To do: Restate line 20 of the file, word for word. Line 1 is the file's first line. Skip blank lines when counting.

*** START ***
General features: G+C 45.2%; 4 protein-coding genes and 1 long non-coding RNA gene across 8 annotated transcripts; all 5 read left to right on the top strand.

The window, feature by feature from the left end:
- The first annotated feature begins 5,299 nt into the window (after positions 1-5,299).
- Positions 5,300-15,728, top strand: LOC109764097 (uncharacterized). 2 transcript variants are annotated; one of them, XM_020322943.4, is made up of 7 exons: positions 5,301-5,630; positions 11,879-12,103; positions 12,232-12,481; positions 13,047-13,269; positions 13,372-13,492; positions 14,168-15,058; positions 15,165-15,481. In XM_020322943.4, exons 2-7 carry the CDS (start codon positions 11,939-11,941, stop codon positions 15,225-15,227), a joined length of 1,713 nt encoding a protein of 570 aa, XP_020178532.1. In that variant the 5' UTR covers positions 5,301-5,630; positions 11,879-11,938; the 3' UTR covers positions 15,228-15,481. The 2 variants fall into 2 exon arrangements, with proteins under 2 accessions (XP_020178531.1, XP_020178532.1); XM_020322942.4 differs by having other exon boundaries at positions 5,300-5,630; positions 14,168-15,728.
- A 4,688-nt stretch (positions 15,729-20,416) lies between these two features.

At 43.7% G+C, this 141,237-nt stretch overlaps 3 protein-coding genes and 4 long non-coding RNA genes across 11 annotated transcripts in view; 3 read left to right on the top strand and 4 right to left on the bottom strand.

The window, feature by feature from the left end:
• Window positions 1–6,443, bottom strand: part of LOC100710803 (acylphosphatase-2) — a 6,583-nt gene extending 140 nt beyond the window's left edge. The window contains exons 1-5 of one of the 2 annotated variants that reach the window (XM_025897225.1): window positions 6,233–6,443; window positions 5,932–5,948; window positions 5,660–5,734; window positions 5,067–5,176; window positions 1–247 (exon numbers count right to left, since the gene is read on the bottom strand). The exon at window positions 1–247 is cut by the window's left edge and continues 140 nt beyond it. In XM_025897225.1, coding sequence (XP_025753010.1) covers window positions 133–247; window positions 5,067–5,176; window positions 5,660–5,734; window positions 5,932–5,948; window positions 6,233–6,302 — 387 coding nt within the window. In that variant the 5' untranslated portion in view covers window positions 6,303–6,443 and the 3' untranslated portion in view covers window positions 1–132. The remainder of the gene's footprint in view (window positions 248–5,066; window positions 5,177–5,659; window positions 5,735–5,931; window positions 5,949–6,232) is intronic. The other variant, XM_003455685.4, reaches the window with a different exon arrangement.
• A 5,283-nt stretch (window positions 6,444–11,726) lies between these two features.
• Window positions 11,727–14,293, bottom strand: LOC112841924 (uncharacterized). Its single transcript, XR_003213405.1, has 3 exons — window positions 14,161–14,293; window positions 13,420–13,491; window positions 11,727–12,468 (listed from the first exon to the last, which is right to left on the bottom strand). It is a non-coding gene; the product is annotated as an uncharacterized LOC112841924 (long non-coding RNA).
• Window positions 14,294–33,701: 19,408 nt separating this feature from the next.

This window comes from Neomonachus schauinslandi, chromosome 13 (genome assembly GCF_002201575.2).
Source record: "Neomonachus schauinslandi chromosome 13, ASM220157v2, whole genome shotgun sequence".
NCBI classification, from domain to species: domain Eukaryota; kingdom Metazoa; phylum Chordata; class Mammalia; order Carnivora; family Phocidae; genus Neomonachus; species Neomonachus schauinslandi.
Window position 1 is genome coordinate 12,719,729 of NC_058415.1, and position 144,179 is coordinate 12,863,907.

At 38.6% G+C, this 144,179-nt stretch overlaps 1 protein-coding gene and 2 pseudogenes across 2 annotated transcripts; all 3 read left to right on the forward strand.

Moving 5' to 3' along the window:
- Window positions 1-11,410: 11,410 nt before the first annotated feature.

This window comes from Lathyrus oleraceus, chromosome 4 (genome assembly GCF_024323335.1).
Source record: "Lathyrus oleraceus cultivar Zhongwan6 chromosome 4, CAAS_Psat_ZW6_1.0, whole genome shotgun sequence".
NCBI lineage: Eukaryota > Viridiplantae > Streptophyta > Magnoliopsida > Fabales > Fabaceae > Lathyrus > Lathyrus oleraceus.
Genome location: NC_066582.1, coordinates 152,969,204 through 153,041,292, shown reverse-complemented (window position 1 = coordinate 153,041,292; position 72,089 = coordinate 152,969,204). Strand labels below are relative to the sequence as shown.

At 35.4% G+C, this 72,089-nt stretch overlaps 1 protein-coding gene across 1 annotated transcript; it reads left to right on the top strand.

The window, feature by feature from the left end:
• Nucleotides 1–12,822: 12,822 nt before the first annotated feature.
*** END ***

Source record: "Lathyrus oleraceus cultivar Zhongwan6 chromosome 4, CAAS_Psat_ZW6_1.0, whole genome shotgun sequence".